Irritable Bowel Syndrome (IBS) is the most commonly diagnosed Gastrointestinal disorder that prevails in Western populations and affects 15-20% of adults and adolescents. IBS is second only to the common cold as the most common cause of work absenteeism. Prevalence is reported to be higher in women.

There are three types of IBS: IBS-D (with diarrhea as the major symptom), IBS-C (with constipation as the major symptom) and IBS-M (mixed type, patients have alternating diarrhea and constipation). In the US, approximately 28 million people are believed to suffer from IBS of which roughly nine million are thought to have IBS-D. Approximately 67% of patients who visit a physician’s office to seek help for IBS-D symptoms receive a prescription. Even though IBS does not cause an increase in death rate, it leads to a decreased quality of life, frequent clinic visits, and missed workdays.

It is not very clear why patients develop IBS, though experts believe it is related to an abnormality in muscle activity in the intestines, along with a hypersensitive reaction to food or other external stimuli that cause stress. Psychosocial stress is well known to cause worsening of IBS symptoms. Patients with IBS are also commonly known to have other psychiatric disorders. Researchers have also noted maladaptive coping style in patients who suffer from IBS.

The major symptoms of IBS include: Chronic abdominal pain which is usually described as crampy, with periodic exacerbations from stress, eating, located mostly in the lower abdomen, with relief with defecation. Other symptoms include: change in bowel habits, diarrhea (frequent loose stools, usually after meals), incomplete evacuation, constipation, urgency right after eating is common, and alternating bowel habits are common. Patients also complain of reflux, feeling full soon after starting to eat, dyspepsia, nausea, bloating and gas. Patients with IBS also commonly complain of symptoms like impaired sexual function, pain with sexual intercourse, and Increased urinary frequency/urgency.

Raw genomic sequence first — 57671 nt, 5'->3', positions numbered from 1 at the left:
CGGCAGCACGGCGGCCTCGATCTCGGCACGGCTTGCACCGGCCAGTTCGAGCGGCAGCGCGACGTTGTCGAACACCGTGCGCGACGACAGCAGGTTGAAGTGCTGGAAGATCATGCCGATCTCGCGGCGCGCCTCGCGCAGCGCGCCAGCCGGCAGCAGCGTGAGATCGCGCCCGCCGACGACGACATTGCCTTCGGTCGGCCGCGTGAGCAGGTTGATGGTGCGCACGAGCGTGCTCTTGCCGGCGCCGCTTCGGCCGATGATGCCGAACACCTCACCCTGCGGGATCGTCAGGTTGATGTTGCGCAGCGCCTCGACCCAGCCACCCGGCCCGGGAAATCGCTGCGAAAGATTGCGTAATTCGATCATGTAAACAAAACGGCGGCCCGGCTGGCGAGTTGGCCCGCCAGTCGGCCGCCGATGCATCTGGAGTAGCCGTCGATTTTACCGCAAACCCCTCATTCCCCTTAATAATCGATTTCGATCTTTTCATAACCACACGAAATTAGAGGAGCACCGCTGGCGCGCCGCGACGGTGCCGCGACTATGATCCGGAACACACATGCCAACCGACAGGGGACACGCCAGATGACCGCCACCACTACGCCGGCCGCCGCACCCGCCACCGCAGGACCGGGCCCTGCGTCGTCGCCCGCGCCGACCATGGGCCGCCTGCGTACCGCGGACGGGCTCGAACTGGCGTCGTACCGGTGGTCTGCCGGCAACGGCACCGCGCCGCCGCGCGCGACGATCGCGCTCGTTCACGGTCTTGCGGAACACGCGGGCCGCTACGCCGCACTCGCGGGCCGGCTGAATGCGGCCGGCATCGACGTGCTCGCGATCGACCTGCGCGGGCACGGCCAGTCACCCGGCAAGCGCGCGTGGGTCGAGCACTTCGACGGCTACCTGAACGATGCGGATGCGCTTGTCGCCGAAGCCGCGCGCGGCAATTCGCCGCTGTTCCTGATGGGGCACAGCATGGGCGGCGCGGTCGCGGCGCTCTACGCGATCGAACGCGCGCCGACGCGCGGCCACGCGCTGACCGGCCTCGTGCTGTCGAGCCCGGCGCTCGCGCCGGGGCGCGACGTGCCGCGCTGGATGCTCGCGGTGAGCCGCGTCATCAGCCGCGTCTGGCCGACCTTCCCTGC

Diagnosis of IBS should be made with a very detailed patient history and ruling out other causes of abdominal pain and diarrhea/constipation like colon cancer, diverticulitis, infectious diarrhea, lactose intolerance. Only limited treatment options are available to treat IBS. Patients use several over the counter medications to treat abdominal pain and diarrhea or constipation, but none work very well in controlling symptoms over extended periods of time. Antidepressants are also used, and may work well in certain patients.

The major focus in treatment of IBS involves careful reassurance of the patient since this is a chronic condition and currently there is no cure. Focus of treatment is symptom relief and addressing patient concerns. Patients are usually able to determine exacerbating factors by keeping a detailed food dairy where they record all food types taken during the day. Patient education is very important and support should be provided for the following: Dietary modification, lactose free diet, exclude foods that promote gas (beans, onions celery, carrots etc), increase fiber intake and last but not least, psychosocial therapy.

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